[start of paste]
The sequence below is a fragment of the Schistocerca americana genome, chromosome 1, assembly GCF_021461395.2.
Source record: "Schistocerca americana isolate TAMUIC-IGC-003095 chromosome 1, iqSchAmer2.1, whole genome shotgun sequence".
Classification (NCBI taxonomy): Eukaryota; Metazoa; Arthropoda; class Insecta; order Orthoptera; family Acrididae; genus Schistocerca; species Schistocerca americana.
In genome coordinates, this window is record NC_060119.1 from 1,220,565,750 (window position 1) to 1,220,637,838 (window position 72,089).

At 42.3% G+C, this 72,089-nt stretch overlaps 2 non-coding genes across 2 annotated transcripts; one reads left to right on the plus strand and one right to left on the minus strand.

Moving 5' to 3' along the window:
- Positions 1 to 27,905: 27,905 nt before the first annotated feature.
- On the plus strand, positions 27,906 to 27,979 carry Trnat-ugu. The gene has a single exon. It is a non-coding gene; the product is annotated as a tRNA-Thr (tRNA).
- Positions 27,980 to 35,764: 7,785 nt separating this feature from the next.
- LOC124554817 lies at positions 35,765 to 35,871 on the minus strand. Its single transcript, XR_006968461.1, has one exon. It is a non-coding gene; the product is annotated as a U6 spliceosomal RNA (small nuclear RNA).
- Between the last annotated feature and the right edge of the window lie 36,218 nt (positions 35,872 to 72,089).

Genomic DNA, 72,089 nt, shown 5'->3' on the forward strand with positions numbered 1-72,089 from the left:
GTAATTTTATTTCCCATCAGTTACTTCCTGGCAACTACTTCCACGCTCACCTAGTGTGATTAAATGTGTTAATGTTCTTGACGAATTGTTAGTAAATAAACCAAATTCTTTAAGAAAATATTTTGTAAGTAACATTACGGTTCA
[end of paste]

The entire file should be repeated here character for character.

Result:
The sequence below is a fragment of the Schistocerca americana genome, chromosome 1, assembly GCF_021461395.2.
Source record: "Schistocerca americana isolate TAMUIC-IGC-003095 chromosome 1, iqSchAmer2.1, whole genome shotgun sequence".
Classification (NCBI taxonomy): Eukaryota; Metazoa; Arthropoda; class Insecta; order Orthoptera; family Acrididae; genus Schistocerca; species Schistocerca americana.
In genome coordinates, this window is record NC_060119.1 from 1,220,565,750 (window position 1) to 1,220,637,838 (window position 72,089).

At 42.3% G+C, this 72,089-nt stretch overlaps 2 non-coding genes across 2 annotated transcripts; one reads left to right on the plus strand and one right to left on the minus strand.

Moving 5' to 3' along the window:
- Positions 1 to 27,905: 27,905 nt before the first annotated feature.
- On the plus strand, positions 27,906 to 27,979 carry Trnat-ugu. The gene has a single exon. It is a non-coding gene; the product is annotated as a tRNA-Thr (tRNA).
- Positions 27,980 to 35,764: 7,785 nt separating this feature from the next.
- LOC124554817 lies at positions 35,765 to 35,871 on the minus strand. Its single transcript, XR_006968461.1, has one exon. It is a non-coding gene; the product is annotated as a U6 spliceosomal RNA (small nuclear RNA).
- Between the last annotated feature and the right edge of the window lie 36,218 nt (positions 35,872 to 72,089).

Genomic DNA, 72,089 nt, shown 5'->3' on the forward strand with positions numbered 1-72,089 from the left:
GTAATTTTATTTCCCATCAGTTACTTCCTGGCAACTACTTCCACGCTCACCTAGTGTGATTAAATGTGTTAATGTTCTTGACGAATTGTTAGTAAATAAACCAAATTCTTTAAGAAAATATTTTGTAAGTAACATTACGGTTCA